Some of the most refreshing music to be heard around the clubs in the past autumn was provided by a new dynamic duo in posing boots, June Tabor accompanied by Martin Simpson. Shortly after their initial run of dates together, June came down to Southern Rag Towers to take part in another of our series of mildly scurrilous interviews with people The Sun has never heard of.
After strapping her firmly into a chair still bearing marks of struggle from last issue’s Nic Jones encounter, Ian Anderson and Maggie Holland did most of the talking whilst Caroline Hurrell applied more subtle methods of persuasion in the form of rather too many bottles of red wine. The latter method proved more fruitful!
For complete dumbos (a very small percentage of our readership, we hasten to add), June’s two Topic albums to date are Airs & Graces (12TS298) and Ashes & Diamonds (12TS360), whilst her duo album with Maddy Prior, Silly Sisters, was on Chrysalis CHR 1101.
The first time I met you would have been around 1967 when you came down to Bristol with the New Modern Idiot Grunt Band. What were you doing in folk clubs in those days, were you already singing or just an audience person?
No, I sang the first time I ever went to a folk club, would you believe? I got taken along to one just opened in Leamington, I’d been known to sing all sorts of things at school. I went along with a school friend when I was about sixteen, and we walked in and she went straight up to the organiser and said “My friend sings, will you put her on?” I was hiding at the back thinking “Oh my God, what shall I sing? I don’t know any folk songs”. And my first public appearance in a folk club I sang Kumbaya and Michael Row the Boat Ashore, because that was all I knew. I’d been watching the Hallelujah programme on television, so I got up and sang and I’ve been doing it ever since. I got friendly with the resident group and started going round with them, and started to get hold of records and things and learn traditional songs.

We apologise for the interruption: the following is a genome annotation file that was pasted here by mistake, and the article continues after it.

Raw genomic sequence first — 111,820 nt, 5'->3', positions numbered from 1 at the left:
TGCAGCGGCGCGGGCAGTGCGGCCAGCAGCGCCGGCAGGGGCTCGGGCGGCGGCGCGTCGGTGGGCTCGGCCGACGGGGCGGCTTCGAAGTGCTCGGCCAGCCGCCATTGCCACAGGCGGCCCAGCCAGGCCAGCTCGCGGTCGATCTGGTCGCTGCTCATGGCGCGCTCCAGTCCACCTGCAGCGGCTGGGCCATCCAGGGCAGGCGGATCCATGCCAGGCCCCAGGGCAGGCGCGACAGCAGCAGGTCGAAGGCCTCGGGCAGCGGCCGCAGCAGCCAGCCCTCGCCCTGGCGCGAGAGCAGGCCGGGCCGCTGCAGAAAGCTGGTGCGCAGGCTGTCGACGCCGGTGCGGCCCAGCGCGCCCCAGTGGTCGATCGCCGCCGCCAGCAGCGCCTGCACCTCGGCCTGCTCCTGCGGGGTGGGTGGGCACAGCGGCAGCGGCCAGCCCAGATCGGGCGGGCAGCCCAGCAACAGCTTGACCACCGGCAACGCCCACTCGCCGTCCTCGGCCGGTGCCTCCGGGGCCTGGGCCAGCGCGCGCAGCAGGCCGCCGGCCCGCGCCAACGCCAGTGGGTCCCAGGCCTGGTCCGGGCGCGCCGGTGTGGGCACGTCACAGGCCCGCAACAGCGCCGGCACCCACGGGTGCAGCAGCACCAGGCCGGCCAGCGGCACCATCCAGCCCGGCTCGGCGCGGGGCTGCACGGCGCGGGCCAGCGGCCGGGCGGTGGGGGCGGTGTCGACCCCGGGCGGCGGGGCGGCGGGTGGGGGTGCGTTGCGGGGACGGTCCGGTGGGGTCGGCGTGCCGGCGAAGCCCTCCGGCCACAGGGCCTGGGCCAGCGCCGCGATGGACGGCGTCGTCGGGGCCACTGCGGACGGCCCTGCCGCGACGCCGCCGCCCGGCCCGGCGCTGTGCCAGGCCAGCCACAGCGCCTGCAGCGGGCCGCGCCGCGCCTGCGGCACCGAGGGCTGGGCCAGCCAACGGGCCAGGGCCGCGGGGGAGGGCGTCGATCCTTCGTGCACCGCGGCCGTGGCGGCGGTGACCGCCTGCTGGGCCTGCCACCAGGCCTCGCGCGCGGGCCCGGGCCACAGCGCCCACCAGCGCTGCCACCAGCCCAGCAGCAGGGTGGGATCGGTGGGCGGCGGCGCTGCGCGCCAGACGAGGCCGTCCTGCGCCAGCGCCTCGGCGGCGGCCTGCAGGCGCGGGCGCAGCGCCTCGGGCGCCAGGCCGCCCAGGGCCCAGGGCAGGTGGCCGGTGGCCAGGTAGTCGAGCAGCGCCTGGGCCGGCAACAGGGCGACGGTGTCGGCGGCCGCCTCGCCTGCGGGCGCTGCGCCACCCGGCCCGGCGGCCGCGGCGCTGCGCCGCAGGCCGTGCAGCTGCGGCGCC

How early on did you get interested in traditional songs, because at that time the clubs were fairly heavily into Bob Dylan and Bert and John?
Well the club I went to regularly, the resident group were very much into Irish stuff, Clancy Brothers, that kind of thing, but fairly soon after I started going I went into Dobells and acquired an Anne Briggs EP; that would be after about a couple of months of going to folk clubs, and I learned everything off that. I used to drive my mother mad by sitting in the bathroom learning how to decorate! And if you remember that particular Anne Briggs EP, it was the one with My Bonny Boy and Rosemary Lane and things like that; very, very highly decorated singing, so I learnt how to do that by copying Anne Briggs, and then I found out about Topic by getting that EP and I acquired the Belle Stewart (The Stewarts Of Blair) so my style evolved from a mixture of things, Irish decorated style and Scots tinker style.